As I walked down the hallway of the department of religion and sociology, my attention was caught by the writing on the wall. Words surrounding a caged bird. As I came closer, nothing made sense, except for a few scattered. So I stepped back and read what became an invitation to awaken oneself to the harshness of my narrow understandings and the seriousness of the problems faced by many. It is easy to point to a solution that cannot work under the circumstances of the person. It is quite hard to look for the opening latch to set that person free.
“Cages. Consider a birdcage. If you look very closely at just one wire in the cage, you cannot see the other wires. If your conception of what is before you is determined by this myopic focus, you could look at that one wire, up and down the length of it, and be unable to see why a bird would not just fly around the wire any time it wanted to go somewhere.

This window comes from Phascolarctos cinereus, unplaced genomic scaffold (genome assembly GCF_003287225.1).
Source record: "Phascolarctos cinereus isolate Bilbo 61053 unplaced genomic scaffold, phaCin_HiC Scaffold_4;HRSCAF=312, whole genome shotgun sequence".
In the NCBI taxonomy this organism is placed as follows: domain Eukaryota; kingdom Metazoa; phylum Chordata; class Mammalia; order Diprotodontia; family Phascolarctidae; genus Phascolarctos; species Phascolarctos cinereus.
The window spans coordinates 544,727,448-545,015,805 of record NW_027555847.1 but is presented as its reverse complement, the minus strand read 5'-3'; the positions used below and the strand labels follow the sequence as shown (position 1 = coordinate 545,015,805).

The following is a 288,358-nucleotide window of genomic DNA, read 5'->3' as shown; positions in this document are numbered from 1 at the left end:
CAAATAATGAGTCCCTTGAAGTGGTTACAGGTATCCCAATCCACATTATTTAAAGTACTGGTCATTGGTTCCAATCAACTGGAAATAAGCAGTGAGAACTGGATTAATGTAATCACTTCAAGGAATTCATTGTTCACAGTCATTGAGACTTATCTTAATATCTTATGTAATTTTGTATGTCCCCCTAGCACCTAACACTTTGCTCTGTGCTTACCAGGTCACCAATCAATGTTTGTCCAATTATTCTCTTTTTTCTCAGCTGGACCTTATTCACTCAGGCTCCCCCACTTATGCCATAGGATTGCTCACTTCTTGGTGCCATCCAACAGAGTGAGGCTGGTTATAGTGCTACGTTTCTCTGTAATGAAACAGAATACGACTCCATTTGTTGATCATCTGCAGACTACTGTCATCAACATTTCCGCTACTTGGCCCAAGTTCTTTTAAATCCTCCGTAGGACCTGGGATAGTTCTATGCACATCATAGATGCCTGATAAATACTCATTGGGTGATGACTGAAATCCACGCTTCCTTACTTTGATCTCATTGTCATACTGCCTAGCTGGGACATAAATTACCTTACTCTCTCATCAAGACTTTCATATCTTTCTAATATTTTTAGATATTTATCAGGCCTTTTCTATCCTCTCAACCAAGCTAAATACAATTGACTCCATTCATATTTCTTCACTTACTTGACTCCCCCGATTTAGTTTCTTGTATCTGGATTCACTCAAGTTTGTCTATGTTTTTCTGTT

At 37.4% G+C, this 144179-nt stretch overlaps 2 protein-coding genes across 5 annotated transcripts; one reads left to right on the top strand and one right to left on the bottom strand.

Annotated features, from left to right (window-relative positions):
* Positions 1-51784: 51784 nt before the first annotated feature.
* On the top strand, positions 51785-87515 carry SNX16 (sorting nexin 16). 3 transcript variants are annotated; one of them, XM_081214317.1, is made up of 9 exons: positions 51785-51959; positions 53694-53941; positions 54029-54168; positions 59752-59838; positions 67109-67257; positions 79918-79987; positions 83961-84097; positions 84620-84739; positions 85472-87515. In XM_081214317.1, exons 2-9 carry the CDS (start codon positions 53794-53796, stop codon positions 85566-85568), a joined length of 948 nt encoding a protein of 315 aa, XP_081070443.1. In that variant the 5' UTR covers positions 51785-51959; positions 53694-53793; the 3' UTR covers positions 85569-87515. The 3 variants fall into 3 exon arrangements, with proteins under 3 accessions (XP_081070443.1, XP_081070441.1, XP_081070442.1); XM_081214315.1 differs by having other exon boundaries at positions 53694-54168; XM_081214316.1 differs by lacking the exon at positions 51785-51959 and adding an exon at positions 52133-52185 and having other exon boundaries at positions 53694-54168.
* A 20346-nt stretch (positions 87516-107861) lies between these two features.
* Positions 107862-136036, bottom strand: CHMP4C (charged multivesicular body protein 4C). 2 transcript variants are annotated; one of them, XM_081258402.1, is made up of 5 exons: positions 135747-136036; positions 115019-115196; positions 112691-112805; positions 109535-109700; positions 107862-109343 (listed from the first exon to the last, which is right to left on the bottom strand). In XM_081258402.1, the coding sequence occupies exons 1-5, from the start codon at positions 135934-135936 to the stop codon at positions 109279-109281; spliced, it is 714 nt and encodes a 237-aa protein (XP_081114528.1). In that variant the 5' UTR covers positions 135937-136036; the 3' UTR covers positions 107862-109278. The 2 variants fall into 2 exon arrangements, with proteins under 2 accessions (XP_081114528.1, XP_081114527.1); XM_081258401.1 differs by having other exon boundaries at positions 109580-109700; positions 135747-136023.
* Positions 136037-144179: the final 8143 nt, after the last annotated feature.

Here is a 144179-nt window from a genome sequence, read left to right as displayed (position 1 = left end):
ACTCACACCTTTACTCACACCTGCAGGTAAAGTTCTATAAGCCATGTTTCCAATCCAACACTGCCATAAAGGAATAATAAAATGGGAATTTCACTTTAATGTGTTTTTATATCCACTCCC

Furthermore, even if, one day at a time, you myopically inspected each wire, you still could not see why a bird would have trouble going past the wires to get anywhere. There is no physical property of any one wire, nothing that the closest scrutiny could discover, that will reveal how a bird could be inhibited or harmed by it except in the most accidental way. It is only when you step back, stop looking at the wires one by one, microscopically, and take a macroscopic view of the whole cage, that you can see why the bird does not go anywhere; and then you will see it in a moment. It will require no great subtlety of mental powers.
It is perfectly obvious that the bird is surrounded by a network of systematically related barriers, no one of which would be the least hindrance to its flight, but which, by their relations to each other, are as confining as the solid walls of a dungeon.” from Oppression by Marilyn Frye.